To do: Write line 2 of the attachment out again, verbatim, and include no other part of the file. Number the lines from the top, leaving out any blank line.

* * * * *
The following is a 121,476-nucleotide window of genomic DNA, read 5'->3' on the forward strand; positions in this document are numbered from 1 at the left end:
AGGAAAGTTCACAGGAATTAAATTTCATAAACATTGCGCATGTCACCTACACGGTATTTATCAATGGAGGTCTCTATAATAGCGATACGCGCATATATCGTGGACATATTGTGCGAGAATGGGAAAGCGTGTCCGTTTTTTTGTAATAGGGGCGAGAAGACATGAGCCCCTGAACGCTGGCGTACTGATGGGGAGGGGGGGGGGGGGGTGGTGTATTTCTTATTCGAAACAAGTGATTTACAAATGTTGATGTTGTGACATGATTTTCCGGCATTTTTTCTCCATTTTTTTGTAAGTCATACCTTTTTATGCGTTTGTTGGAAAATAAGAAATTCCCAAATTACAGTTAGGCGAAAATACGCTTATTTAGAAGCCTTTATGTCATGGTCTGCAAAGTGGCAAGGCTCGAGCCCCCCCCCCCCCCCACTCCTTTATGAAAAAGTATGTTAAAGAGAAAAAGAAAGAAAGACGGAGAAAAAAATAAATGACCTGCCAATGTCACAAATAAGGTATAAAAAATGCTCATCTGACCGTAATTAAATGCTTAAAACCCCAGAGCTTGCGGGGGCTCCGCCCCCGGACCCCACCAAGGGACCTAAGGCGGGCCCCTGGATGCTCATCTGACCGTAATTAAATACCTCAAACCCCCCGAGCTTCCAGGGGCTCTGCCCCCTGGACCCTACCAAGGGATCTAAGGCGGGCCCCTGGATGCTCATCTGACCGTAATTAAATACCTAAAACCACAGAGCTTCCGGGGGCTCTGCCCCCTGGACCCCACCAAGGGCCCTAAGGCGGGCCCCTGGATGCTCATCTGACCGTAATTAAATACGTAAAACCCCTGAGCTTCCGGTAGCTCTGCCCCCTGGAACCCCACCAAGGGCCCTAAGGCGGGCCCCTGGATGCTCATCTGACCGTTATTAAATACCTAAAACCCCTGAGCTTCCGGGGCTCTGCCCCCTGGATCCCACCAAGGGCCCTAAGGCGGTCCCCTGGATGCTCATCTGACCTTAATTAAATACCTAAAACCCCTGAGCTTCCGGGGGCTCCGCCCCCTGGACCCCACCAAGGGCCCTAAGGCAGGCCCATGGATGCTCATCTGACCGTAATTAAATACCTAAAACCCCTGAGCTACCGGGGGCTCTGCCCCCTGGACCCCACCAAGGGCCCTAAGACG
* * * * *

AGGAAAGTTCACAGGAATTAAATTTCATAAACATTGCGCATGTCACCTACACGGTATTTATCAATGGAGGTCTCTATAATAGCGATACGCGCATATATCGTGGACATATTGTGCGAGAATGGGAAAGCGTGTCCGTTTTTTTGTAATAGGGGCGAGAAGACATGAGCCCCTGAACGCTGGCGTACTGATGGGGAGGGGGGGGGGGGGGTGGTGTATTTCTTATTCGAAACAAGTGATTTACAAATGTTGATGTTGTGACATGATTTTCCGGCATTTTTTCTCCATTTTTTTGTAAGTCATACCTTTTTATGCGTTTGTTGGAAAATAAGAAATTCCCAAATTACAGTTAGGCGAAAATACGCTTATTTAGAAGCCTTTATGTCATGGTCTGCAAAGTGGCAAGGCTCGAGCCCCCCCCCCCCCCCACTCCTTTATGAAAAAGTATGTTAAAGAGAAAAAGAAAGAAAGACGGAGAAAAAAATAAATGACCTGCCAATGTCACAAATAAGGTATAAAAAATGCTCATCTGACCGTAATTAAATGCTTAAAACCCCAGAGCTTGCGGGGGCTCCGCCCCCGGACCCCACCAAGGGACCTAAGGCGGGCCCCTGGATGCTCATCTGACCGTAATTAAATACCTCAAACCCCCCGAGCTTCCAGGGGCTCTGCCCCCTGGACCCTACCAAGGGATCTAAGGCGGGCCCCTGGATGCTCATCTGACCGTAATTAAATACCTAAAACCACAGAGCTTCCGGGGGCTCTGCCCCCTGGACCCCACCAAGGGCCCTAAGGCGGGCCCCTGGATGCTCATCTGACCGTAATTAAATACGTAAAACCCCTGAGCTTCCGGTAGCTCTGCCCCCTGGAACCCCACCAAGGGCCCTAAGGCGGGCCCCTGGATGCTCATCTGACCGTTATTAAATACCTAAAACCCCTGAGCTTCCGGGGCTCTGCCCCCTGGATCCCACCAAGGGCCCTAAGGCGGTCCCCTGGATGCTCATCTGACCTTAATTAAATACCTAAAACCCCTGAGCTTCCGGGGGCTCCGCCCCCTGGACCCCACCAAGGGCCCTAAGGCAGGCCCATGGATGCTCATCTGACCGTAATTAAATACCTAAAACCCCTGAGCTACCGGGGGCTCTGCCCCCTGGACCCCACCAAGGGCCCTAAGACG